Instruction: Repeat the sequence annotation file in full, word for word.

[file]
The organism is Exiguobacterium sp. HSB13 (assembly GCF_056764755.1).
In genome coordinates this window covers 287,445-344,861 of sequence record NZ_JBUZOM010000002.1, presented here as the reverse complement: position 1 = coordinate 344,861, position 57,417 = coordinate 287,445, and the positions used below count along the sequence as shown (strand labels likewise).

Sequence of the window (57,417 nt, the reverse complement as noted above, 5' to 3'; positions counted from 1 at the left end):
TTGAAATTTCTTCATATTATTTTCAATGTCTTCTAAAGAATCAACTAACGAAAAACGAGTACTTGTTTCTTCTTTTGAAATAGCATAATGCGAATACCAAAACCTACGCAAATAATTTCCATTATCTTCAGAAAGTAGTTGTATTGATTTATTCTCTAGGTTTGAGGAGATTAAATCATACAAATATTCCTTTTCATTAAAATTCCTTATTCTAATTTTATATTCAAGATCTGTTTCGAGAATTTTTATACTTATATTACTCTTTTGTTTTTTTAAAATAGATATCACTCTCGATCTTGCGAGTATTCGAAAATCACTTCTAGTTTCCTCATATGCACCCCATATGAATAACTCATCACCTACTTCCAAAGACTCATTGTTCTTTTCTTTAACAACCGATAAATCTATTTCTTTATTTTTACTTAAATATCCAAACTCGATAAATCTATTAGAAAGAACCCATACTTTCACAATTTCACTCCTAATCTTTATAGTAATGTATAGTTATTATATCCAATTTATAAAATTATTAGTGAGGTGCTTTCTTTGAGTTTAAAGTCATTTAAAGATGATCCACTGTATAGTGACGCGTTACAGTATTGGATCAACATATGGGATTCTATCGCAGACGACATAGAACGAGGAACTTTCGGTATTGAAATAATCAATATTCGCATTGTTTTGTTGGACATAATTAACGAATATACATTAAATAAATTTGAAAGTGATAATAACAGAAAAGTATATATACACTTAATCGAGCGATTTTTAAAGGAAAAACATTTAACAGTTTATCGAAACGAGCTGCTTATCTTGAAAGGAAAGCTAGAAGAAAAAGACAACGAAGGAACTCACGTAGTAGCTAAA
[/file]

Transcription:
The organism is Exiguobacterium sp. HSB13 (assembly GCF_056764755.1).
In genome coordinates this window covers 287,445-344,861 of sequence record NZ_JBUZOM010000002.1, presented here as the reverse complement: position 1 = coordinate 344,861, position 57,417 = coordinate 287,445, and the positions used below count along the sequence as shown (strand labels likewise).

Sequence of the window (57,417 nt, the reverse complement as noted above, 5' to 3'; positions counted from 1 at the left end):
TTGAAATTTCTTCATATTATTTTCAATGTCTTCTAAAGAATCAACTAACGAAAAACGAGTACTTGTTTCTTCTTTTGAAATAGCATAATGCGAATACCAAAACCTACGCAAATAATTTCCATTATCTTCAGAAAGTAGTTGTATTGATTTATTCTCTAGGTTTGAGGAGATTAAATCATACAAATATTCCTTTTCATTAAAATTCCTTATTCTAATTTTATATTCAAGATCTGTTTCGAGAATTTTTATACTTATATTACTCTTTTGTTTTTTTAAAATAGATATCACTCTCGATCTTGCGAGTATTCGAAAATCACTTCTAGTTTCCTCATATGCACCCCATATGAATAACTCATCACCTACTTCCAAAGACTCATTGTTCTTTTCTTTAACAACCGATAAATCTATTTCTTTATTTTTACTTAAATATCCAAACTCGATAAATCTATTAGAAAGAACCCATACTTTCACAATTTCACTCCTAATCTTTATAGTAATGTATAGTTATTATATCCAATTTATAAAATTATTAGTGAGGTGCTTTCTTTGAGTTTAAAGTCATTTAAAGATGATCCACTGTATAGTGACGCGTTACAGTATTGGATCAACATATGGGATTCTATCGCAGACGACATAGAACGAGGAACTTTCGGTATTGAAATAATCAATATTCGCATTGTTTTGTTGGACATAATTAACGAATATACATTAAATAAATTTGAAAGTGATAATAACAGAAAAGTATATATACACTTAATCGAGCGATTTTTAAAGGAAAAACATTTAACAGTTTATCGAAACGAGCTGCTTATCTTGAAAGGAAAGCTAGAAGAAAAAGACAACGAAGGAACTCACGTAGTAGCTAAA